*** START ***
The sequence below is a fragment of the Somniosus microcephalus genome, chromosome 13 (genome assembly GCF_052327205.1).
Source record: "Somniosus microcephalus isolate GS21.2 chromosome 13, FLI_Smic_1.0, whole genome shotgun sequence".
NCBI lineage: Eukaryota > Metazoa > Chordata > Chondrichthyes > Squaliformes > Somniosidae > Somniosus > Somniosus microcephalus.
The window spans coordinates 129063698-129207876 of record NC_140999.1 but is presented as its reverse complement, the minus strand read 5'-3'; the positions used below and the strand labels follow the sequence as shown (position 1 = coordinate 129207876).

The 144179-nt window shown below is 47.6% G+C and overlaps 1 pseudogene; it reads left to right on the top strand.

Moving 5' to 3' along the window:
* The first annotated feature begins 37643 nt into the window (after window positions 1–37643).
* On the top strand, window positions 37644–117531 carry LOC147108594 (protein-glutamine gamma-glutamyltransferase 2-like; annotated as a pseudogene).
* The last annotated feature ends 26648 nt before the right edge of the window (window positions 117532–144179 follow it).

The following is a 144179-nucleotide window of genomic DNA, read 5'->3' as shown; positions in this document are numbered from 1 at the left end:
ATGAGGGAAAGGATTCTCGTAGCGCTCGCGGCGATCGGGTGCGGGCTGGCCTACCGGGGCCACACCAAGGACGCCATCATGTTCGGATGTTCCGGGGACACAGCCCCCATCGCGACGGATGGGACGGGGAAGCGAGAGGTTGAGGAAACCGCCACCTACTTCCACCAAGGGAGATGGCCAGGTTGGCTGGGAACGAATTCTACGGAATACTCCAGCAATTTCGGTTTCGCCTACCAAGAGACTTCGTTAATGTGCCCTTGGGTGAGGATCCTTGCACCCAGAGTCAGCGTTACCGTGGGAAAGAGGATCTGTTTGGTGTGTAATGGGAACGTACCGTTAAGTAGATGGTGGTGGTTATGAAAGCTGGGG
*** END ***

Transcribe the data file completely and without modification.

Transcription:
The sequence below is a fragment of the Somniosus microcephalus genome, chromosome 13 (genome assembly GCF_052327205.1).
Source record: "Somniosus microcephalus isolate GS21.2 chromosome 13, FLI_Smic_1.0, whole genome shotgun sequence".
NCBI lineage: Eukaryota > Metazoa > Chordata > Chondrichthyes > Squaliformes > Somniosidae > Somniosus > Somniosus microcephalus.
The window spans coordinates 129063698-129207876 of record NC_140999.1 but is presented as its reverse complement, the minus strand read 5'-3'; the positions used below and the strand labels follow the sequence as shown (position 1 = coordinate 129207876).

The 144179-nt window shown below is 47.6% G+C and overlaps 1 pseudogene; it reads left to right on the top strand.

Moving 5' to 3' along the window:
* The first annotated feature begins 37643 nt into the window (after window positions 1–37643).
* On the top strand, window positions 37644–117531 carry LOC147108594 (protein-glutamine gamma-glutamyltransferase 2-like; annotated as a pseudogene).
* The last annotated feature ends 26648 nt before the right edge of the window (window positions 117532–144179 follow it).

The following is a 144179-nucleotide window of genomic DNA, read 5'->3' as shown; positions in this document are numbered from 1 at the left end:
ATGAGGGAAAGGATTCTCGTAGCGCTCGCGGCGATCGGGTGCGGGCTGGCCTACCGGGGCCACACCAAGGACGCCATCATGTTCGGATGTTCCGGGGACACAGCCCCCATCGCGACGGATGGGACGGGGAAGCGAGAGGTTGAGGAAACCGCCACCTACTTCCACCAAGGGAGATGGCCAGGTTGGCTGGGAACGAATTCTACGGAATACTCCAGCAATTTCGGTTTCGCCTACCAAGAGACTTCGTTAATGTGCCCTTGGGTGAGGATCCTTGCACCCAGAGTCAGCGTTACCGTGGGAAAGAGGATCTGTTTGGTGTGTAATGGGAACGTACCGTTAAGTAGATGGTGGTGGTTATGAAAGCTGGGG